Mate Availability, Family Formation, and Family Structure Among Black Americans in Nonmetropolitan Louisiana 1970–19801 Academic Article uri icon

abstract

  • Abstract This paper assesses the effects of the community sex ratio on black family formation and family structure in nonmetropolitan parishes in Louisiana. As predicted, the sex ratio is found to have strong positive effects on marriage prevalence for black women, the prevalence of husband and wife families for black families, and the percentage of black children residing in husband and wife families and strong negative effects on the nonmarital fertility ratio for black women. Thus, we conclude that the sex ratio hypothesis should be given greater prominence in discussions of changes in black family structure and that sex ratio effects should be taken into account when framing policies aimed at ameliorating social problems attendant to high relative incidence of nonmarital births and single‐parent, female‐headed families with young children (e.g., poverty). We also note that, while the literature overwhelmingly concentrates on black family structure in urban areas, changes in the black family are equally pronounced in nonmetropolitan areas suggesting that explanations emphasizing the dynamics of urban ghettos may be too narrow. 1990 Rural Sociological Society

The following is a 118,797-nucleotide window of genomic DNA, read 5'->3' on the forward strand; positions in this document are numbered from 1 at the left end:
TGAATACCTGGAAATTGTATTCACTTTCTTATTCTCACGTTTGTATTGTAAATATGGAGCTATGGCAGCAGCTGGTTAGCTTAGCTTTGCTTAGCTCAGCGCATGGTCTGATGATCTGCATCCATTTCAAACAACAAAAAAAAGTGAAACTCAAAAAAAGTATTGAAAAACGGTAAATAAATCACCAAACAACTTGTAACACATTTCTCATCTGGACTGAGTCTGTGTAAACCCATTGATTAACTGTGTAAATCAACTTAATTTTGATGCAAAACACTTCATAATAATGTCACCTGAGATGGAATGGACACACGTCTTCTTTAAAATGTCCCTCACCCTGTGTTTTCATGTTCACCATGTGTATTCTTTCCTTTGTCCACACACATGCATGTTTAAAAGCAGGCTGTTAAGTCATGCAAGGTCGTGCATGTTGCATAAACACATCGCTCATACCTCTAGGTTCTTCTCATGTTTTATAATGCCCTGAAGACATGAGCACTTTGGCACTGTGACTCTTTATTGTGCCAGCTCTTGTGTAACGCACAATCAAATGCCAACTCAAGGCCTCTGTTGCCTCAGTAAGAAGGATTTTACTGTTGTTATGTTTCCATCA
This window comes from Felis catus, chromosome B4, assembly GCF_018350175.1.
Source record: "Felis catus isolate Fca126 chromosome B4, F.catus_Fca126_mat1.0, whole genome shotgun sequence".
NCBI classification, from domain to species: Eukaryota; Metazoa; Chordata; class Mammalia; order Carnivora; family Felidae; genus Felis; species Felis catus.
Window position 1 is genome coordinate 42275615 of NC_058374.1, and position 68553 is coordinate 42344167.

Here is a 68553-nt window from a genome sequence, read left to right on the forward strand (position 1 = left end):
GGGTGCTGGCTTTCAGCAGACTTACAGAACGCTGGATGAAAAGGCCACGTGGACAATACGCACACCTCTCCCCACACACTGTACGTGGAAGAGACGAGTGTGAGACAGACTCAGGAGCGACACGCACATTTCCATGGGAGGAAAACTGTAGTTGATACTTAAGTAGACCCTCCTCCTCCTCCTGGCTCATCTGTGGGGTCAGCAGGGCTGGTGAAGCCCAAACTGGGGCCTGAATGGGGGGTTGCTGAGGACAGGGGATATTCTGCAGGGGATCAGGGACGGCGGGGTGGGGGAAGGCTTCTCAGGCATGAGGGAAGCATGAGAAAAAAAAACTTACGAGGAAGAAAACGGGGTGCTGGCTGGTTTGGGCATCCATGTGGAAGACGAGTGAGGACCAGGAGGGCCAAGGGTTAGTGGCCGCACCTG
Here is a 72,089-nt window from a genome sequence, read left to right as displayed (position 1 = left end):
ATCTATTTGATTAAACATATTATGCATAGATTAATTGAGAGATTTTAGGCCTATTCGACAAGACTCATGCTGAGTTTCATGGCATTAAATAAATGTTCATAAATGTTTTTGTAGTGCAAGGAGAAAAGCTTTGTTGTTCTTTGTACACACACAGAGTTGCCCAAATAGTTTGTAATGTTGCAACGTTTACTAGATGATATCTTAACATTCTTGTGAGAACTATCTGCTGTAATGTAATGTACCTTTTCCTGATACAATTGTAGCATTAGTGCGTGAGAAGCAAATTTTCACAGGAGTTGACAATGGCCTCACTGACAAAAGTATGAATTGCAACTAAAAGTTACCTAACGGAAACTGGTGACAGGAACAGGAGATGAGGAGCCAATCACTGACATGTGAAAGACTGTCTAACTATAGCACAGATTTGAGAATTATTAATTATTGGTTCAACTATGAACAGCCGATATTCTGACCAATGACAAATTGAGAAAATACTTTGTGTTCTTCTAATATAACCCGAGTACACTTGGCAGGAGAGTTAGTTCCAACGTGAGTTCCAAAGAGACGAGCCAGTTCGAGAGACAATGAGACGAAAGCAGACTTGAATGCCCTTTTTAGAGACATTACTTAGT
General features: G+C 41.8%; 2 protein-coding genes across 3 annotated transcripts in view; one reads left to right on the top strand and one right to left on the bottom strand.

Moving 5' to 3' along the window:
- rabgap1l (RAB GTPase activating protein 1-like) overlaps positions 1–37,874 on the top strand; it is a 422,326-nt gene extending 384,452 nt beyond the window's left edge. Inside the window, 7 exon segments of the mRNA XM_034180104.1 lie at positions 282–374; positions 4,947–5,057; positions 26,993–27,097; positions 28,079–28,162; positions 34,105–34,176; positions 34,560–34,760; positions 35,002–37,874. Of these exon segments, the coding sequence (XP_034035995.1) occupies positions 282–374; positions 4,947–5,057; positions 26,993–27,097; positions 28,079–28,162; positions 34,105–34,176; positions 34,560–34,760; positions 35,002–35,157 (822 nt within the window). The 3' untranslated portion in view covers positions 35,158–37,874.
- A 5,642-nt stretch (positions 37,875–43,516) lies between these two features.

author list (cited authors)

  • Fossett, M. A., & Kiecolt, K. J.

citation count

  • 11

publication date

  • September 1990

publisher